When churches shift their focus, one thing that often gets neglected is communion. When we focus on reaching the unchurched, or serving the community, or new expressions of worship or different approaches to preaching and teaching, it is easy to let communion sit on the back burner. We tend to default to our traditional approaches or ignore it completely. I think that’s a mistake. It blurs lines that should stay clear and it causes us to forfeit opportunities to bring a manifestation of God’s presence into our meetings. Let me explain.
The Biblical message to outsiders should focus on the resurrection:
When you read the book of Acts you are struck by the fact that no one, at any time tried to explain to non-believers why Jesus died on the cross for us. Instead, the focus was on proclaiming what God was saying to us when He raised Jesus from the dead and appointed Him as our ruler and savior. The doorway to conversion in the New Testament was faith in the resurrected Jesus and acknowledgment of His leadership (Romans 10:9-10).
Non-believers find salvation through a faith surrender to the living Christ and they receive forgiveness as a gift from God. Forgiveness of sin is the amazing and wonderful fruit of our yielding to the Truth of the gospel. But, at least in the New Testament, non-believers aren’t readily given the privilege of knowing how God made that gift possible. That is bread for the children of God.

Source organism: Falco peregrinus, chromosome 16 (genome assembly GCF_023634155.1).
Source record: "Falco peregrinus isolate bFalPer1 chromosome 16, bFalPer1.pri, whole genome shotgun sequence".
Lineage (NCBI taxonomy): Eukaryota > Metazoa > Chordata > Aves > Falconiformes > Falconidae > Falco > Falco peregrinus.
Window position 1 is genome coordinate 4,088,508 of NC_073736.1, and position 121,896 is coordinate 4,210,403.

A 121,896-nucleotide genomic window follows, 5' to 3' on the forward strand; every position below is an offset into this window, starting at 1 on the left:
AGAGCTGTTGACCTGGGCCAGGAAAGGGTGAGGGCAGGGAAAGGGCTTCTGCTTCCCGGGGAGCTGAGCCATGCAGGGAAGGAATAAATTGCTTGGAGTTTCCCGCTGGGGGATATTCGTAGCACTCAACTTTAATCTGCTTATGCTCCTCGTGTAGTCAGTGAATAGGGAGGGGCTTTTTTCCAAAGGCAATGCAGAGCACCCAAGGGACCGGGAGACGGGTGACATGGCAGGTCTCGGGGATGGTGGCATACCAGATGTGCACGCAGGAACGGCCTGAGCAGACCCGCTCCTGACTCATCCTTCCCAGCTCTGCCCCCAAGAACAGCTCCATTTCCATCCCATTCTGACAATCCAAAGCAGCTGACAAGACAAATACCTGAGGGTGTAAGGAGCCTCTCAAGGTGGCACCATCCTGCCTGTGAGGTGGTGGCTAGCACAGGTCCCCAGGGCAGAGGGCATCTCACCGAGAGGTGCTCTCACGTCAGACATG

Communion reminds believers of the power of the death of Jesus:
This is where breaking bread together gains its power as a teaching tool and ministry opportunity. It is in communion that we proclaim the beauty, power and significance of Christ dying for us. His shed blood carries our sin away. It is how God is both righteous and merciful at the same time. We remember that God didn’t forgive us because he felt sorry for us, was in a good mood or had warm fuzzy feelings for His creation. He forgave us at great cost because He is both holy and loving. He pays our debt for us.
Communion reminds believers of that, we re-learn it, apply it to our lives and to the church. It is a wonderful celebration of and call to grace. This is what it means to be believers! We should be looking to teach these wonderful truths and apply them to who we are and what we do.
Communion is exclusively for believers:
There are many unnecessary barriers between believers and non-believers and I generally applaud efforts to tear down as many as possible. But communion is supposed to be a distinctive.
It beautifully highlights the necessity of responding to Jesus. It makes it clear that either you are committed to following Christ or you are exploring what that might mean for you. By keeping this distinctive we have wonderful opportunities to both teach AND evangelize.
All that to encourage you to keep thinking about communion and how you practice it. I’d be interested in hearing from you. How do you approach sharing communion? What has been working and what might need adjustment? Your thoughts?